A Multichannel Identity Crisis: How to Solve Your User Matching Problems

Did you know that almost half (48%) of page views are anonymous? I suppose this wouldn’t be so concerning if it didn’t result in 13% anonymous purchases. If only online shopping were simple and mandated that users login and only had one account, this problem would be solved, unfortunately for us, this isn’t the world we live in. So how do we encourage more logins?

You could do what Priceline.com did and run a TV ad saying, “If you don’t sign-in you’ll die”, but I’m inclined to think this might be too racy for many of you. That said, they made their point, and if you do sign-in, not only will you not ‘die’ but you’ll also get a better deal.

Here are some ideas for how to increase your logins and simultaneously enhance your personalization capabilities.

Start with the 4 P’s:

  1. Product: Provide better products or features to those who login. Amazon, Wine.com, Nordstrom, Williams-Sonoma, JCPenney and many others provide product recommendations pages that are much more relevant when you are logged in.
  2. Placement: Provide personalized features in all channels including desktop web, mobile web, email, mobile app and mobile app used in-store.
  3. Price: Offer better prices or relevant discounts when logged in.
  4. Promotion: Personalize coupons, special offers and discounts. Starbucks’ mobile app is a great example. Still, many users won’t login until just before purchasing. Two ways to get the most from personalization for users who aren’t logged-in are:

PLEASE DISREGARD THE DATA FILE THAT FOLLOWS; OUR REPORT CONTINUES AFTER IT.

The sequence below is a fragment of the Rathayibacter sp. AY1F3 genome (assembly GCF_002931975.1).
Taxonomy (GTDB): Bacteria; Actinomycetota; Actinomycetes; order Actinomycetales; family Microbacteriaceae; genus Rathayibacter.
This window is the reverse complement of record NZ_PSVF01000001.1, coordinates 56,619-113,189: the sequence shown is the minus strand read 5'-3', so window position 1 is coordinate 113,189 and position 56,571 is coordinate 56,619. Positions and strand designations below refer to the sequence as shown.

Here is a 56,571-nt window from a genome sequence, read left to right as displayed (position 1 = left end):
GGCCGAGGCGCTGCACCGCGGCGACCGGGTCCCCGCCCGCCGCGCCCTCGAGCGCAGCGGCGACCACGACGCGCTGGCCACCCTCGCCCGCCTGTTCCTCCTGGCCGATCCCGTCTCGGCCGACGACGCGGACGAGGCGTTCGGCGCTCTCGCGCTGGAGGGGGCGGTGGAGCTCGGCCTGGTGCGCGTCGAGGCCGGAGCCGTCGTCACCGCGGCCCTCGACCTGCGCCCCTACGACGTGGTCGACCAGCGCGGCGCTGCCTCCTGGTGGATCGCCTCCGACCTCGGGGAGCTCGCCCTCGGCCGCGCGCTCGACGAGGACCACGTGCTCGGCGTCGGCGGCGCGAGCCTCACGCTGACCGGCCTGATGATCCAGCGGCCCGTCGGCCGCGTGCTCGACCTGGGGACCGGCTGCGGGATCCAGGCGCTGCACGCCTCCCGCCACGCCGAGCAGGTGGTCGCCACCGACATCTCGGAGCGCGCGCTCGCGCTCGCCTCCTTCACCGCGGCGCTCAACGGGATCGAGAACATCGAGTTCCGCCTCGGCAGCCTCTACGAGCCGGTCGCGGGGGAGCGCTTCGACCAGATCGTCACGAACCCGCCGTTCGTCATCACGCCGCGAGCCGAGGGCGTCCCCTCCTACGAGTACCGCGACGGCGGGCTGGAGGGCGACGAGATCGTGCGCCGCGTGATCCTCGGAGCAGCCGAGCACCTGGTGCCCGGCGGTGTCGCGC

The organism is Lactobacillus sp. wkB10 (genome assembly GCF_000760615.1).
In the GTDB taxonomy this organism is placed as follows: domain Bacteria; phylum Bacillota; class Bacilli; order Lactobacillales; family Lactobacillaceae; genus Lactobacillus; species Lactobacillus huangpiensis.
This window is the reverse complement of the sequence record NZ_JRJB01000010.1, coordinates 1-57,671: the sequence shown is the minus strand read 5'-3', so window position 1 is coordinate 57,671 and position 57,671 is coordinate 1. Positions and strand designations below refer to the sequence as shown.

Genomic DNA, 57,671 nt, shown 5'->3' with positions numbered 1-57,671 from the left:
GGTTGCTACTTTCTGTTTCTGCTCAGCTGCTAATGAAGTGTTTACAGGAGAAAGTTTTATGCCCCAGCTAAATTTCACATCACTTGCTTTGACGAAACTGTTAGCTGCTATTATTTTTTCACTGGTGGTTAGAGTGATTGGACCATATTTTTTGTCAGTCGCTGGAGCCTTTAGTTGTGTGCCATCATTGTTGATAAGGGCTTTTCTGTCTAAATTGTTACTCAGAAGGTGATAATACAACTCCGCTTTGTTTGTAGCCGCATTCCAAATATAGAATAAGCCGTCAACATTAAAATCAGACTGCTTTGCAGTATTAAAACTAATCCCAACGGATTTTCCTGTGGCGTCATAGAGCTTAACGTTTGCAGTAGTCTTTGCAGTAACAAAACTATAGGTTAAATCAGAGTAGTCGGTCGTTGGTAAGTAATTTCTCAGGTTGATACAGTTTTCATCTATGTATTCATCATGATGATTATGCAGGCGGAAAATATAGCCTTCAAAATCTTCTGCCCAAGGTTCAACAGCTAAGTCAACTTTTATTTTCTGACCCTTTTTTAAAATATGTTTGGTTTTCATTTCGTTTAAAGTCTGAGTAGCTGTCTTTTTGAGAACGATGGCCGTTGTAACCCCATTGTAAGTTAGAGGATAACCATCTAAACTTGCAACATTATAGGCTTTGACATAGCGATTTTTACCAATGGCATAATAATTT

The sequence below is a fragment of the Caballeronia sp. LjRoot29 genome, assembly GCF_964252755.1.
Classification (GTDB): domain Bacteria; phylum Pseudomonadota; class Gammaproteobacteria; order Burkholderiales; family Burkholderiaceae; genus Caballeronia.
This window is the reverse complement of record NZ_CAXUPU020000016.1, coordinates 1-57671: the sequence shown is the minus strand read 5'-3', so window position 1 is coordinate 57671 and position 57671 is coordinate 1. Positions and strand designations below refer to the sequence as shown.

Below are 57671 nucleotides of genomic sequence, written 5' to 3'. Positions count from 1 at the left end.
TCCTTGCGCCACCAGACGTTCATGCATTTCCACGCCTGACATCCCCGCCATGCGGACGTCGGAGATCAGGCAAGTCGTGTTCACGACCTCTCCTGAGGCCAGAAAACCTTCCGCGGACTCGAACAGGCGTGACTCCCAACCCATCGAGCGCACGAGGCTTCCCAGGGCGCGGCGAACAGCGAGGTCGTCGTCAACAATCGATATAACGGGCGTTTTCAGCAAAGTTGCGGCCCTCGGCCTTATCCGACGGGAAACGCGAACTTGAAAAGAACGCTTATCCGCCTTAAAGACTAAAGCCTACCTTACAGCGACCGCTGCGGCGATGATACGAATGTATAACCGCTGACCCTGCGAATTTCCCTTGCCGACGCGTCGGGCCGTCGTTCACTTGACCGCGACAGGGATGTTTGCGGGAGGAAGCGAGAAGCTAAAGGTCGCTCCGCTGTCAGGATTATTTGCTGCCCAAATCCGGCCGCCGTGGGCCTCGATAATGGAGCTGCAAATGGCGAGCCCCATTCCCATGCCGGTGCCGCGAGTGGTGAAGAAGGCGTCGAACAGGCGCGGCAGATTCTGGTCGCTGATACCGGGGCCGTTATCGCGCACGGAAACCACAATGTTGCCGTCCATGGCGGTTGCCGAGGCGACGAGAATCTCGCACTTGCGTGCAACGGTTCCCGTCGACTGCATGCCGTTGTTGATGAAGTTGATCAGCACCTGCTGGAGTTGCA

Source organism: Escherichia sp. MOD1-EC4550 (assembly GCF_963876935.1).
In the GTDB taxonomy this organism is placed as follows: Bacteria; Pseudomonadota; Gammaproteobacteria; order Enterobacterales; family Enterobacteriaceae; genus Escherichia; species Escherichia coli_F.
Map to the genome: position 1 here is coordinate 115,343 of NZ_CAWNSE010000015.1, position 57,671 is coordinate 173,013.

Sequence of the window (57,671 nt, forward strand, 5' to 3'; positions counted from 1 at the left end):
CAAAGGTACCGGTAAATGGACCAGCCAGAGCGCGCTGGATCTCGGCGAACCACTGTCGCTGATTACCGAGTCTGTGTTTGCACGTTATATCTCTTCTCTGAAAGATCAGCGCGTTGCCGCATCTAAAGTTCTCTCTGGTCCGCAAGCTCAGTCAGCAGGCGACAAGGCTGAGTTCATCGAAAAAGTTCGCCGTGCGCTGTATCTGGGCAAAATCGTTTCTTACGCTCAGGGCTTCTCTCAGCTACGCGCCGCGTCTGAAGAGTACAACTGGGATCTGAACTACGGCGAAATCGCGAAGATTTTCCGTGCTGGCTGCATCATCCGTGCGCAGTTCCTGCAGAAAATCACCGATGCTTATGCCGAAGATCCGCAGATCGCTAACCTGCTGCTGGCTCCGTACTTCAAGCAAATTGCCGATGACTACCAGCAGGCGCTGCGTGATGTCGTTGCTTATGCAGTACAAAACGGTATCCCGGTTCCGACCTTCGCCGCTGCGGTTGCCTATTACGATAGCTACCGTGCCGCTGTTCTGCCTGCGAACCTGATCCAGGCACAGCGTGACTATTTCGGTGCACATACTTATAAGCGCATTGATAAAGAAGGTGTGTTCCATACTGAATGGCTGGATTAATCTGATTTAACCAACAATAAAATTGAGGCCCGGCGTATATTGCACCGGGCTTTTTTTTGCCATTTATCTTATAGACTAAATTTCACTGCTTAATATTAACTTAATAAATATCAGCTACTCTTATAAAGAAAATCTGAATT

1. Soft logins: This is when a user logs-in on a device, the retailer writes their user ID to a first-party cookie, the user logs out, and the retailer continues to use their user ID for the current and subsequent visits. Many retailers put a time limit on the cookie, such as 14 days between logins.
    2. Provisional user ID: A temporary ID whose behavioral history is copied to a user profile when the user eventually does login. RichRelevance can use our third-party cookie IDs or a retailer’s session ID as the provisional ID.

User matching comes in many shapes and sizes, the complexities of data and channels have created an entirely new obstacle for retailers and brands to overcome. Some select flavors include multiple accounts per user, matching in-store and web shoppers, cross-device and cross-brand matching. While the user matching hurdle might seem unattainable, trust me it’s not. There are many ways to not only combat the user matching problem, but to also make great use of the surplus of data that becomes available with a multitude of users even if they’re the same person.
To learn more about how you can start matching users and creating more robust and complete shopper profiles download our latest white paper, The 5 Types of User Matching Challenges and How to Solve Them.

*RichRelevance analysis of 3.7 billion page views across a dozen countries on 100 of the largest websites using RichRelevance technology

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This post was written by Doug Bryan

ABOUT Doug Bryan
Doug Bryan leads the data science services practice at RichRelevance. Prior to joining RichRelevance he was the VP of Analytics at iCrossing/Core Audience, a digital ad agency and DMP owned by Hearst. Earlier roles include co-founder of paid search auto-bidder startup OptiMine; technical director at KXEN, specializing in customer lifecycle management applications of predictive analytics; product recommendations team lead at Amazon.com; manager at Accenture’s Center for Strategic Technology Research, and research staff and lecturer in computer science at Stanford University.
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